Liu described the final category as ‘new retail’, including such outfits as Hema, 7Fresh and Super Species.
“This was started only three years ago by Hema Fresh, which is also owned by Alibaba, and this is no doubt the hottest and most competitive retail space in China,” he said.
“I think there are three key aspects that differentiate new retail from the regular supermarket – first these stores are built from the ground up to support online development.
“They often have a unified imagery management system and some mechanism to support fast pick-up from within the store. Second of all they place a big focus on fresh product and shopping experience. Fresh produce will usually account for more than half of the floor space.”
But in Liu’s view the most important aspect of new retail is that you can only make digital payments, and the experience serves as a hook for mobile digital natives.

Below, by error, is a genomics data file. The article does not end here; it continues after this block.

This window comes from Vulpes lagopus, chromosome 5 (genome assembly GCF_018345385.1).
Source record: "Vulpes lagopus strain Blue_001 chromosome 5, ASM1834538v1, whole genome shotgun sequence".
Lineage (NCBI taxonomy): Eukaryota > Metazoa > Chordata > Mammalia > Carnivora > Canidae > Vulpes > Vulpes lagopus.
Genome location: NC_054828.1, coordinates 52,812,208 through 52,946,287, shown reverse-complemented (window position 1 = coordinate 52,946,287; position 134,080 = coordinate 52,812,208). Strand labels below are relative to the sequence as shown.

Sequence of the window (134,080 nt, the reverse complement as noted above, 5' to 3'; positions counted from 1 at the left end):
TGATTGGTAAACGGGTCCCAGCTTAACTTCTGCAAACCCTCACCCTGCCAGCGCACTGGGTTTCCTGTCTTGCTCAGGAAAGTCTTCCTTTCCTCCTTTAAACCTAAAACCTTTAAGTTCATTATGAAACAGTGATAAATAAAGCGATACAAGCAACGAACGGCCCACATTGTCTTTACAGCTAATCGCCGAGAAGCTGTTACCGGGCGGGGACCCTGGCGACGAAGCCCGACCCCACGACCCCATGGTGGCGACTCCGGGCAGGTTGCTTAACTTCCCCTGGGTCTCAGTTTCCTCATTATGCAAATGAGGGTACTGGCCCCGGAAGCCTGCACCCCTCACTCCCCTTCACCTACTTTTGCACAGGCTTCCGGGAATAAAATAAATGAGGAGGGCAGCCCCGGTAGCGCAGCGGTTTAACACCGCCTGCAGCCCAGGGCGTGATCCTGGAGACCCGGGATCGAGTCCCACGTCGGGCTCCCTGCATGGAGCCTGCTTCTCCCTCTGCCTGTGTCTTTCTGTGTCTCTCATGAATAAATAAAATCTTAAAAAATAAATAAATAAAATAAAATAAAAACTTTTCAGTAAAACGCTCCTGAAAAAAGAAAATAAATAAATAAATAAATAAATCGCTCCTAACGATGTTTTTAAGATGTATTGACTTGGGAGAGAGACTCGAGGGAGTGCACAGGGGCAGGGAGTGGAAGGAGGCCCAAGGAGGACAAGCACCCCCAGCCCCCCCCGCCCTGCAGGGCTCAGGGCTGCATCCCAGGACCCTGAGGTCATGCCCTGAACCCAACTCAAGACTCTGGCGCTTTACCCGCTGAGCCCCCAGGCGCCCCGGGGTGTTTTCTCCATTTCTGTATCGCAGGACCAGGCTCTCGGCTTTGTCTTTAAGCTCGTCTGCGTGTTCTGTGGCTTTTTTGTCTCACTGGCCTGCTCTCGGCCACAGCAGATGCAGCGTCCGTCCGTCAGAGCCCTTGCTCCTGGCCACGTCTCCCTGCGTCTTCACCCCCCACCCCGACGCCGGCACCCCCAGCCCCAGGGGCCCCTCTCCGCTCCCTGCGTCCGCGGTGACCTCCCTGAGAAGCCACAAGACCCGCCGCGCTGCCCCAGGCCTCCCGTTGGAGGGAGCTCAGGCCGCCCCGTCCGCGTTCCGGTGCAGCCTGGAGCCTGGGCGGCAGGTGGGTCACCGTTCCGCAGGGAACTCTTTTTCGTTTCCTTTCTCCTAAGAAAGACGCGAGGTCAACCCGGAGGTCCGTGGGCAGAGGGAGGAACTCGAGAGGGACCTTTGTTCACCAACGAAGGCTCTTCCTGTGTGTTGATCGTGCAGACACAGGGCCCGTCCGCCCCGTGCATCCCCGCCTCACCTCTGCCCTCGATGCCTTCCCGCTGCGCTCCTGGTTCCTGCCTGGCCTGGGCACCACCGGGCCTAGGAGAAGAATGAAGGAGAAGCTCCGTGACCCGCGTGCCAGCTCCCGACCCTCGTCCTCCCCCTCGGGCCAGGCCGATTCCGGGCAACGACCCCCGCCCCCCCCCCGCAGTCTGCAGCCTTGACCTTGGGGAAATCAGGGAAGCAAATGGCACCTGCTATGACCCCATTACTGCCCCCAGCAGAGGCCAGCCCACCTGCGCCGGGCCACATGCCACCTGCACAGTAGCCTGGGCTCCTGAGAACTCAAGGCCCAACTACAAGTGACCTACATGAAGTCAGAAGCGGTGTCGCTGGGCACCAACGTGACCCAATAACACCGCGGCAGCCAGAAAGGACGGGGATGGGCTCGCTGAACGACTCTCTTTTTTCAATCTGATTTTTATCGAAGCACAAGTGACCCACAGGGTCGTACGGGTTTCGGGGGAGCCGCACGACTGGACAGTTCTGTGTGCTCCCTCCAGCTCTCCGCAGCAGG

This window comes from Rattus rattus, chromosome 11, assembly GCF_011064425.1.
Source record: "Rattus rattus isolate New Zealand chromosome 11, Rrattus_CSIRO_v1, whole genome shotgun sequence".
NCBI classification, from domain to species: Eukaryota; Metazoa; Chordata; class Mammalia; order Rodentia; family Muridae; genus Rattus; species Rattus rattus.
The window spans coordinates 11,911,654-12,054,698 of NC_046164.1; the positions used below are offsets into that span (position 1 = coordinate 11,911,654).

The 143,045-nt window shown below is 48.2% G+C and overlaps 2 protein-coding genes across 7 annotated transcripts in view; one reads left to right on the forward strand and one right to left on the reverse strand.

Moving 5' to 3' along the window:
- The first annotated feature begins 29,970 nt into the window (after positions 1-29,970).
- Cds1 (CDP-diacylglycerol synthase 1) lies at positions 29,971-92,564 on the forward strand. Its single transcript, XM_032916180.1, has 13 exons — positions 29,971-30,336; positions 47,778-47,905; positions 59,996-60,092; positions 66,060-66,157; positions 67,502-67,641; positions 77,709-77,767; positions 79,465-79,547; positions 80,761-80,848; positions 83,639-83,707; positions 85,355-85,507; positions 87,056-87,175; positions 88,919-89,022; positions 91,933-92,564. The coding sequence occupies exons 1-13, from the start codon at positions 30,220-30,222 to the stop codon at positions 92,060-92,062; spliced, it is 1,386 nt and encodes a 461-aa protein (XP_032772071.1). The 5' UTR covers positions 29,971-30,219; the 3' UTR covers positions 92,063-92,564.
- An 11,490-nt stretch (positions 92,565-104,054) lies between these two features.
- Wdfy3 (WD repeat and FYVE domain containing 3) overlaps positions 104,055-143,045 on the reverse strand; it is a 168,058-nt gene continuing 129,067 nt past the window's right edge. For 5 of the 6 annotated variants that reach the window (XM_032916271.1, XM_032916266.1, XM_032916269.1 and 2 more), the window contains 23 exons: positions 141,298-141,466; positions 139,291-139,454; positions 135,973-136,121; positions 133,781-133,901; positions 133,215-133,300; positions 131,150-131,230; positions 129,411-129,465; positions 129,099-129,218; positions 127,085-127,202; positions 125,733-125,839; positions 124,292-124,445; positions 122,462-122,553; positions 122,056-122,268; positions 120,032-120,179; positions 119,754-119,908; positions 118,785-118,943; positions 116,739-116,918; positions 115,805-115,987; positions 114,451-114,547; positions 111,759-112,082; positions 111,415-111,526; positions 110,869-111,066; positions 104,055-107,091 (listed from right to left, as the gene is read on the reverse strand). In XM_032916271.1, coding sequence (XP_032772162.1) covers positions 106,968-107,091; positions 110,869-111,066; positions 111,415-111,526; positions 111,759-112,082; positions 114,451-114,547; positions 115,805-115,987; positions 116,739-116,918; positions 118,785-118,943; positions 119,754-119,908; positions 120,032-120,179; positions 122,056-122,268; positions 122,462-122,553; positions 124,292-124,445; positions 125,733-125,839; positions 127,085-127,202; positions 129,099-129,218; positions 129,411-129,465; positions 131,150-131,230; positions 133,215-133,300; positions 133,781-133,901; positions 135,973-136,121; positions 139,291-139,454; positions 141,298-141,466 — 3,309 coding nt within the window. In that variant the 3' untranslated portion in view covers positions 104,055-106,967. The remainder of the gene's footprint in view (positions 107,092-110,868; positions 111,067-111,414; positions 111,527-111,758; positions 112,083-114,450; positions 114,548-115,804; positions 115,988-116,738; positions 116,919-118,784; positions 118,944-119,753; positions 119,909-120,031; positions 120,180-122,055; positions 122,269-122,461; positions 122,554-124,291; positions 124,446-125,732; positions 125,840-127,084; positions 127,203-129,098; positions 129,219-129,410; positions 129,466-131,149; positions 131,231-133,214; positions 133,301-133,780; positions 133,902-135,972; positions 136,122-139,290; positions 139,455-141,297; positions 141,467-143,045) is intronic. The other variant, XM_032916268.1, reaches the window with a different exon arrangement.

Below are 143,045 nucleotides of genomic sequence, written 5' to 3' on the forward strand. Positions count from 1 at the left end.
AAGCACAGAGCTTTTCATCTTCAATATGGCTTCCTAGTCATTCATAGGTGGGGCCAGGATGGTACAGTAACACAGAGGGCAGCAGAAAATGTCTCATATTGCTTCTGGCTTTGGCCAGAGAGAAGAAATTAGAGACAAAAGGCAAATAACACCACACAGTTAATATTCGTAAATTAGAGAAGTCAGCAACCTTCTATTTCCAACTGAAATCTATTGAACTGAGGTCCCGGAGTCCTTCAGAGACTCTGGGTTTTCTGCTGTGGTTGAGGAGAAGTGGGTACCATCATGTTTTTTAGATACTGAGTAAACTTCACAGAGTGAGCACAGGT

“Together with all the data they have about you they can give you the most personalized suggestions,” he said.
“The eventual goal for all the ‘new retail’ is for you to first experience in store but then for the repeat purchase to go through your mobile phone.
“You place an order on your mobile app and somebody in the store will pick up all your products, put it in a little bag, and it will be transported to one of these guys on a bike or a motorbike outside to deliver to you.”
Liu said the model required a lot of capital investment, which is why most of the players involved are large companies.
“In the U.S. people have heard big news about Amazon buying Whole Foods but this has happened on a much bigger scale in China.”